Ten months ago, 32-year-old left-footed Algerian winger Riyad joined Saudi Arabia’s Al Ahli in a deal that was considered a coup for the Jeddah club, all things considered.
The Riyad in question was former Real Betis and Saint-Etienne player Riyad Boudebouz. At the time of his arrival, Al Ahli were just about to embark on their first campaign in the second tier of Saudi football, having suffered a humiliating relegation just six years after winning a third league title.
Fast forward to July 2023, another 32-year-old left-footed Algerian winger arrives in a stunning deal for the Jeddah powerhouse. This time it was the Manchester City’s magician Riyad Mahrez.
It reflects just how much things have changed for Al Ahli within a year. In many ways their story is the perfect embodiment of the transformation engulfing Saudi football nowadays.
Boudebouz did his job perfectly, helping Al Ahli to a swift return to their natural habitat, but the real boost of fortunes, unthinkable a year ago, came with the acquisition of 75 per cent of the club by the Public Investment Fund (PIF) alongside fellow traditional heavyweights Al Hilal, Al Nassr and Al Ittihad.
The subsequent spending spree saw Al Ahli bolster their ranks with the likes of Chelsea and Senegal goalkeeper Edouard Mendy, winner of the 2021 Fifa Best Goalkeeper of the Year award, Liverpool striker Roberto Firmino and most recently Newcastle United’s flamboyant winger, Allan Saint-Maximin.
But it is the Algerian who stands out in terms of profile and ability to take Al Ahli to the next level both on and off the pitch.
For all its troubles and conflicts, the Arab world, spanning the area from Oman on the Indian Ocean to Morocco on the Atlantic, has often been united in support of its sports heroes.
When Mahrez’s compatriot, Rabah Madjer, scored with a back-heel to lead Porto to win the 1987 European Cup, he became a household name in all of the 22 nations of the region long before the age of social media.
The impact of collective euphoria experienced by nearly 200 million people has been evident over the years, from Nawal El Moutawakel’s Olympic gold medal in the 400m hurdles at Los Angeles 1984 to Saeed Al Owairan’s miracle goal against Belgium at the World Cup a decade later.
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But, as recently as 10 years ago, the closest the region has come to having a recognised name within mainstream European football were the relative successes of Noureddine Naybet in the 2001 La Liga winning Deportivo La Coruna side and the controversy voyages of Mido from Ajax to Tottenham to Roma.
Enter Mahrez. Having already represented his country at the 2014 World Cup, the skilful winger got his big break at Leicester City, where he captured the imagination of football fans around the world as part of a deadly duo with Jamie Vardy that took the small side from the East Midlands from the brink of relegation to a Premier League title. It remains one of the greatest underdog stories in modern sporting history.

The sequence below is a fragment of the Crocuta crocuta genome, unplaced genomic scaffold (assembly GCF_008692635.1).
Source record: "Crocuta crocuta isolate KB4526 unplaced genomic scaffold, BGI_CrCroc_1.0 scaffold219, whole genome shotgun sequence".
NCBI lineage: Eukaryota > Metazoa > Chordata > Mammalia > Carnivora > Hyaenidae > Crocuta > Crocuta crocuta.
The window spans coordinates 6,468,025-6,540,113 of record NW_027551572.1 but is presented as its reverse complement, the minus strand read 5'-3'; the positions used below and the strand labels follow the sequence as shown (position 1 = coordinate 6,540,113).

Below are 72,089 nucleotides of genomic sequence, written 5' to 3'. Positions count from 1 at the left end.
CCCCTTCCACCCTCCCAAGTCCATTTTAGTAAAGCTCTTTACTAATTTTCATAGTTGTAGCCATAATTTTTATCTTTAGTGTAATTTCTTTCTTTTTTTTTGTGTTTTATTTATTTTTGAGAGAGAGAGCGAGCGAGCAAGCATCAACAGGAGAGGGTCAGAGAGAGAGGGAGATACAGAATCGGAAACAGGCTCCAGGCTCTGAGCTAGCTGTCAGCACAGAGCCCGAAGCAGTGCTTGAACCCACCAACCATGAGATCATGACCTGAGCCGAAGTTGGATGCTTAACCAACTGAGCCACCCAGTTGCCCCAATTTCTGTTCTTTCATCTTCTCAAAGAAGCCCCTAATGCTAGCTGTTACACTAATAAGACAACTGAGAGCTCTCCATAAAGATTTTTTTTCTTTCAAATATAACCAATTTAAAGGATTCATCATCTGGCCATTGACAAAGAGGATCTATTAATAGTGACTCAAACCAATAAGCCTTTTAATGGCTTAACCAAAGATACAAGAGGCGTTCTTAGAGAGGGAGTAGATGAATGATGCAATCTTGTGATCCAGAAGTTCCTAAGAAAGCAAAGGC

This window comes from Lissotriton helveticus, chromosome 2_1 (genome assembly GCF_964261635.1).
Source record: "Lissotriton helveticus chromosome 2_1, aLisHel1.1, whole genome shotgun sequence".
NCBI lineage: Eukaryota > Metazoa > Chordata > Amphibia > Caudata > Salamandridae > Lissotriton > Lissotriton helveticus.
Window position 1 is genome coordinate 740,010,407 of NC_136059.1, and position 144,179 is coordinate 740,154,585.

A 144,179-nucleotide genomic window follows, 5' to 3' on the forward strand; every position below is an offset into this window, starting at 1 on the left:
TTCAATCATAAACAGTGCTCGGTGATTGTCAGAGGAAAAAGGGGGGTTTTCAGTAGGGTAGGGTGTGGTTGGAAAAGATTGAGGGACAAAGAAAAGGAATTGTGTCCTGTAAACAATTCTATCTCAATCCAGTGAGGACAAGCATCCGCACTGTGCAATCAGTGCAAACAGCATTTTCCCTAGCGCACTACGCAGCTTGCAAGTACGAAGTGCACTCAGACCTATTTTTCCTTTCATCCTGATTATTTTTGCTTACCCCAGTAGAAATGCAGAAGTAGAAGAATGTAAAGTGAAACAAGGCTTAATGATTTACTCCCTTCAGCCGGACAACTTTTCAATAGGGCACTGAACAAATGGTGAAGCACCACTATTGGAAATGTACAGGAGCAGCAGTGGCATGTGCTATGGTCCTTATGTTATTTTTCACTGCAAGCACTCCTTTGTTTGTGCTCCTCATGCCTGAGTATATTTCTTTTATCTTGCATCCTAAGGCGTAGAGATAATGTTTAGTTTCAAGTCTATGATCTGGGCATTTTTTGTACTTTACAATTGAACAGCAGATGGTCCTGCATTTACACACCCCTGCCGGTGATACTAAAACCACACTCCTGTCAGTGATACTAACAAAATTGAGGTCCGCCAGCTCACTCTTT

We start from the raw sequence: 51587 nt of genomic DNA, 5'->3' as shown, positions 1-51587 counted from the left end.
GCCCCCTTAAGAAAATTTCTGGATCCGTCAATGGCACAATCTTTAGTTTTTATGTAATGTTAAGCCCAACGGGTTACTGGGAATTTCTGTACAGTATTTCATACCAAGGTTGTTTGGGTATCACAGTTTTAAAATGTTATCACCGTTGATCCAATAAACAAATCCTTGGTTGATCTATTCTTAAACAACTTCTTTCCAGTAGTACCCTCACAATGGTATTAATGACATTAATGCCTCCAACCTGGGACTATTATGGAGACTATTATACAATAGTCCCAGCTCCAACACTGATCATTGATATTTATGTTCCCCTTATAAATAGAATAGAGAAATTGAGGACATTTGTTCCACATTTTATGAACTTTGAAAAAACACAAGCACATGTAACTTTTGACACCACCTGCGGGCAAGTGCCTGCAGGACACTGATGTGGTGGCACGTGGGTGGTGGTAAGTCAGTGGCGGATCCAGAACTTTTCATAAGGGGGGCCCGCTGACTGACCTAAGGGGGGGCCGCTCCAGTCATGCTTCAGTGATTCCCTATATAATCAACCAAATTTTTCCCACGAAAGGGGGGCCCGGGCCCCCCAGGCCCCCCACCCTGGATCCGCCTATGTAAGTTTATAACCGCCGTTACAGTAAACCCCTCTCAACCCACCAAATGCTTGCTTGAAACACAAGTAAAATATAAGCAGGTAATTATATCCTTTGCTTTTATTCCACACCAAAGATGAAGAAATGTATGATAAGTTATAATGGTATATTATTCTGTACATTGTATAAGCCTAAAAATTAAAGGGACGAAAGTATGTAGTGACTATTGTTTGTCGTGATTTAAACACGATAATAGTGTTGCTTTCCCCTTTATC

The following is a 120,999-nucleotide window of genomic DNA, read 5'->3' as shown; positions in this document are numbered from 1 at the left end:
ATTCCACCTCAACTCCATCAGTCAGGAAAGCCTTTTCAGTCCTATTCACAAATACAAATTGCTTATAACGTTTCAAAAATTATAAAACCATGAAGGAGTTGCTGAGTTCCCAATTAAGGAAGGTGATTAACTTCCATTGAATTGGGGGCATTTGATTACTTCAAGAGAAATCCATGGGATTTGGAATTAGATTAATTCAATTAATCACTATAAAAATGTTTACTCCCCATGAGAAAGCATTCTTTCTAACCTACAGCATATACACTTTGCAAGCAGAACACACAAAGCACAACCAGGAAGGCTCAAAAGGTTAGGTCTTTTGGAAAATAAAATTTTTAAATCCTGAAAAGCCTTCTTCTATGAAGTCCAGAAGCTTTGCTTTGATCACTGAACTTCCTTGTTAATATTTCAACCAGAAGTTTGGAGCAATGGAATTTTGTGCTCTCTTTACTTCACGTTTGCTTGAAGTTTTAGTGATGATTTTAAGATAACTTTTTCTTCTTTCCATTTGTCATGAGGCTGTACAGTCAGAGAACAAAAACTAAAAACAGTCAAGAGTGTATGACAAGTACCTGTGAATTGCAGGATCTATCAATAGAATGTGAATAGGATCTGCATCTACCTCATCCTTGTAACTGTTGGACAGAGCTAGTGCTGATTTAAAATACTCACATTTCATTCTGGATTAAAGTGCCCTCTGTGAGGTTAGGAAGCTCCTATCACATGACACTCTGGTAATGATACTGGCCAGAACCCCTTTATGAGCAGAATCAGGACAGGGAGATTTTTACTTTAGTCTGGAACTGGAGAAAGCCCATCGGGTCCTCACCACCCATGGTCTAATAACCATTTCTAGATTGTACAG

A big-money move to Manchester City saw him rack up four more Premier League titles and join Madjer in becoming a European champion. If his status was in any doubt, he established himself in 2019 as arguably the greatest player in the history of Algeria, the Arab world’s largest and third most populous nation, scoring the winning goal against Nigeria to lead them to Africa Cup of Nations final. Algeria eventually lifted the trophy for the second time in their history.
It is safe to say that alongside Egypt and Liverpool star Mohamed Salah, Mahrez has redefined what it means to be a successful Arab athlete over the course of the past decade or so, and Al Ahli stand to benefit from the mythical status of their new talisman in many ways.
Of the dozen or so big names that have made the switch from European football to the Saudi Pro League this summer, only Karim Benzema has more social media followers than the Mahrez’s 28 million. Indeed, Mohamed Salah is the only other Arab athlete who commands more followers on the internet, and debates on who is the greatest Arab player of all time have increasingly tended to focus on the pair.
Al Ahli have started to experience a taste of Mahrez's impact even before he has set foot on the pitch, with their social media followers growing by half a million over the course of just a few days.
Back in 2014, when Mahrez was just making his name with Leicester City, Al Ahli signed another Arab player who became their greatest of all time. Syrian striker Omar Al Somah left the Jeddah club earlier this summer having become the Saudi Pro League’s all-time top scorer, won the league’s golden boot award three times and led Al Ahli to end a 32-year wait for a league title in 2015/16, the same season Mahrez helped to bring about the Leicester miracle.
Now the baton passes from Al Somah to Mahrez, whose task it will be to help Al Ahli make the same jump the Saudi Pro League itself is aspiring to make over the next few years – to the very top.